Asha’s original recipe calls for several spicy green peppers and mentions tomatoes as an option. She also lists 3 onions (one to fry and two to make into a paste) and 5 cloves of garlic. While they use smaller onions in India, I reduced the amount of onions and garlic and added tomatoes. She uses a mortar and pestle to make a paste of onion, garlic, green chilies, a fresh coriander sprig and coriander powder (a wet masala). Add this masala to the browned onions and heat until the raw smell subsides before adding the water. Her traditional recipe does not include chicken/vegetable base or tomato paste. I found that tomato paste helped thicken the sauce and the chicken base rounded-out the flavors. She uses 2 teaspoons of oil. I added more oil/ghee to align macros to a ketogenic diet.
To seed the tomatoes, cut the tomatoes in half crosswise and squeeze them over the garbage to remove the gel and seeds.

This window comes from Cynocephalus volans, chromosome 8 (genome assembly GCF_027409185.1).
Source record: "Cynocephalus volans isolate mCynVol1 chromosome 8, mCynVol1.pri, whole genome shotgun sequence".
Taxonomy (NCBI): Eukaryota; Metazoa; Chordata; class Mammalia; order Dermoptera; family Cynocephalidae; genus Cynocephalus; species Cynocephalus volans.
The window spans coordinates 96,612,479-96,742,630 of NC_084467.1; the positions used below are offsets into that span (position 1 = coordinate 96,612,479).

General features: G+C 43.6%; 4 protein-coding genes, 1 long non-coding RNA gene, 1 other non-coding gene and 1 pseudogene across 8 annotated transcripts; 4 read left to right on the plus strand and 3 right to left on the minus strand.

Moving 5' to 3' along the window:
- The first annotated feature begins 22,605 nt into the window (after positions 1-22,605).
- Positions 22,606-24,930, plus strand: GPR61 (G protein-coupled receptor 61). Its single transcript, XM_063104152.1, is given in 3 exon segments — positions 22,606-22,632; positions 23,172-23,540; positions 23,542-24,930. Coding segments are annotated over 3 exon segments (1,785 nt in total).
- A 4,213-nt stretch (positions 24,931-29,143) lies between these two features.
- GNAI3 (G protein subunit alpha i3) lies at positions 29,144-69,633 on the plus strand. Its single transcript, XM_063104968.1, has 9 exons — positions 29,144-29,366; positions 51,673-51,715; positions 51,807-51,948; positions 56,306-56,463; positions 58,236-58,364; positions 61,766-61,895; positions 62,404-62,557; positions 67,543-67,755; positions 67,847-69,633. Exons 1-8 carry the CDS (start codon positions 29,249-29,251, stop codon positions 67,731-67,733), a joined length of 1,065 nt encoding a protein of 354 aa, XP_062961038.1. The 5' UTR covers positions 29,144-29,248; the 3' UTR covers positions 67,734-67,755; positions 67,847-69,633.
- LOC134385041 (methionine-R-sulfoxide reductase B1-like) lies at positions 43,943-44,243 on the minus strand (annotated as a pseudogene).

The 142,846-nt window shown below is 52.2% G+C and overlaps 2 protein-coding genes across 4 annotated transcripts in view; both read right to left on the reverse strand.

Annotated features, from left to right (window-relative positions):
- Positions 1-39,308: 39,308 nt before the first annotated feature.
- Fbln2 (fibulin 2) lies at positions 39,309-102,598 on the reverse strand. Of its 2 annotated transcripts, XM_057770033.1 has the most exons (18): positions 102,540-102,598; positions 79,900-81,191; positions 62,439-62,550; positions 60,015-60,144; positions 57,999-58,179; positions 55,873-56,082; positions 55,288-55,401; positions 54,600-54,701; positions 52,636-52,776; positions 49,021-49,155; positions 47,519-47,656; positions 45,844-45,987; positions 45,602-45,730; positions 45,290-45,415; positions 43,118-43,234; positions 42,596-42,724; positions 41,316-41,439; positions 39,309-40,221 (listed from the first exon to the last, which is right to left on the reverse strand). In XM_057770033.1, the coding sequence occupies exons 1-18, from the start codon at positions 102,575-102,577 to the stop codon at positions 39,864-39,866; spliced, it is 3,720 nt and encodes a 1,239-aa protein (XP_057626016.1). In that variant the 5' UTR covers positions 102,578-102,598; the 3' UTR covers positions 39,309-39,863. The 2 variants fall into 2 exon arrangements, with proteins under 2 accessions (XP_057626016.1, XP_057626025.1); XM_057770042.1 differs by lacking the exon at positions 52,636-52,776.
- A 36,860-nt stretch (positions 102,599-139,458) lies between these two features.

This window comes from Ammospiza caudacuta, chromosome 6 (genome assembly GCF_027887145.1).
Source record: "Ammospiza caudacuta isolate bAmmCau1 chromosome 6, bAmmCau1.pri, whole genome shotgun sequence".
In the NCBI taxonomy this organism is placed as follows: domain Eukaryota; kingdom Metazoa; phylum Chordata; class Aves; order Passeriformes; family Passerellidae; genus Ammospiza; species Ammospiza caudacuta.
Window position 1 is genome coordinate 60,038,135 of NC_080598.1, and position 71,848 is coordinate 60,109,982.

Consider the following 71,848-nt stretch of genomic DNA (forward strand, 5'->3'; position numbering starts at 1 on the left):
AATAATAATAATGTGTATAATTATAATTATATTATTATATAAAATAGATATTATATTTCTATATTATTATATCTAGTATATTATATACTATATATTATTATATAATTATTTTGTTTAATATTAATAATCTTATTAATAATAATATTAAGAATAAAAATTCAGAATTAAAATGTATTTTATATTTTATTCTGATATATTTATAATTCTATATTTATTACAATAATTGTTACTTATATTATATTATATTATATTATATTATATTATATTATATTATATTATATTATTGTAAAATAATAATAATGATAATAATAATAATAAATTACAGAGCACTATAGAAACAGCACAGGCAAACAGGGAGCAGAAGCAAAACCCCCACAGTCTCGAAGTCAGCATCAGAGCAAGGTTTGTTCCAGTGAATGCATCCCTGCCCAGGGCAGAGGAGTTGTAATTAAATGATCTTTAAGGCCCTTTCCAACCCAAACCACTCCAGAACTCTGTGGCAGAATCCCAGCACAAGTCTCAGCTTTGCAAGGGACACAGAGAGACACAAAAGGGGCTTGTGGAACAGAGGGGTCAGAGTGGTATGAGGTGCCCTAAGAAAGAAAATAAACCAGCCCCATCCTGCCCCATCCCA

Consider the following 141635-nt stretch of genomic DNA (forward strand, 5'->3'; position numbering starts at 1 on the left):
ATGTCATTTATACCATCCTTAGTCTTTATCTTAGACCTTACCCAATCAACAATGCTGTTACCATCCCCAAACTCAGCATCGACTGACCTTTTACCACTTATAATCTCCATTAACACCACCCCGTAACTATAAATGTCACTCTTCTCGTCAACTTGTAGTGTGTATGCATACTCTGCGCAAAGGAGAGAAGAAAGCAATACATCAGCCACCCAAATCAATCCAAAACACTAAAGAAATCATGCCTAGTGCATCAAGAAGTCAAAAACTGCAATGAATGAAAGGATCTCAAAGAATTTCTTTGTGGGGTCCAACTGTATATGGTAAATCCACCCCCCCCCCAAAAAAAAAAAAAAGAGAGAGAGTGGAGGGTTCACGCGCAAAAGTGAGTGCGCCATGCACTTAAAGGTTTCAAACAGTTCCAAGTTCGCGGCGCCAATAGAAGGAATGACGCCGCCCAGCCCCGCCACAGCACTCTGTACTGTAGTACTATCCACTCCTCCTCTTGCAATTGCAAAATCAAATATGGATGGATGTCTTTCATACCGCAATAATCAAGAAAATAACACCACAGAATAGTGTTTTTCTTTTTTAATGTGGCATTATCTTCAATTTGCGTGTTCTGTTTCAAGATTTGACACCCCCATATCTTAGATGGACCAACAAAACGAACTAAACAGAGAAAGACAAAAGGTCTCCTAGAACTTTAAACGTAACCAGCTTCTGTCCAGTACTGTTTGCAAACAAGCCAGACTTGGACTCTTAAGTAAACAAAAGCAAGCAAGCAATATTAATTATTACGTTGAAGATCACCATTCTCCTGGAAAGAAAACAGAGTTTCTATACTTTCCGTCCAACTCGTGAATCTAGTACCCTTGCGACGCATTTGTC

Grind the masala ingredients to a paste using a small food processor or a mortar and pestle. (Alternately, add all of the masala ingredients and the tomatoes to the bowl of a food processor. Puree until smooth.) If using ground cinnamon, add it here. Add water if needed to help the process along.
Heat a 10-12 inch frying pan over medium heat. Add 1 tablespoon oil/ghee, then fry the cinnamon and curry leaves until fragrant. Add the onions and brown but don’t burn.
Add the masala and saute until the raw smell cooks out, then add the tomatoes (alternately, pour the pureed tomato mixture into the pan) and ½ cup of water. Simmer until it begins to thicken. Pour in the remaining oil/ghee and season with salt and pepper to taste.
Add the hard boiled eggs and simmer until heated through. Add the eggs whole, or sliced in half, it’s up to you. Garnish with fresh cilantro leaves.
Traditionally served with chapati or ghee rice. I serve with cauliflower rice. Look for a keto chapati recipe in the post.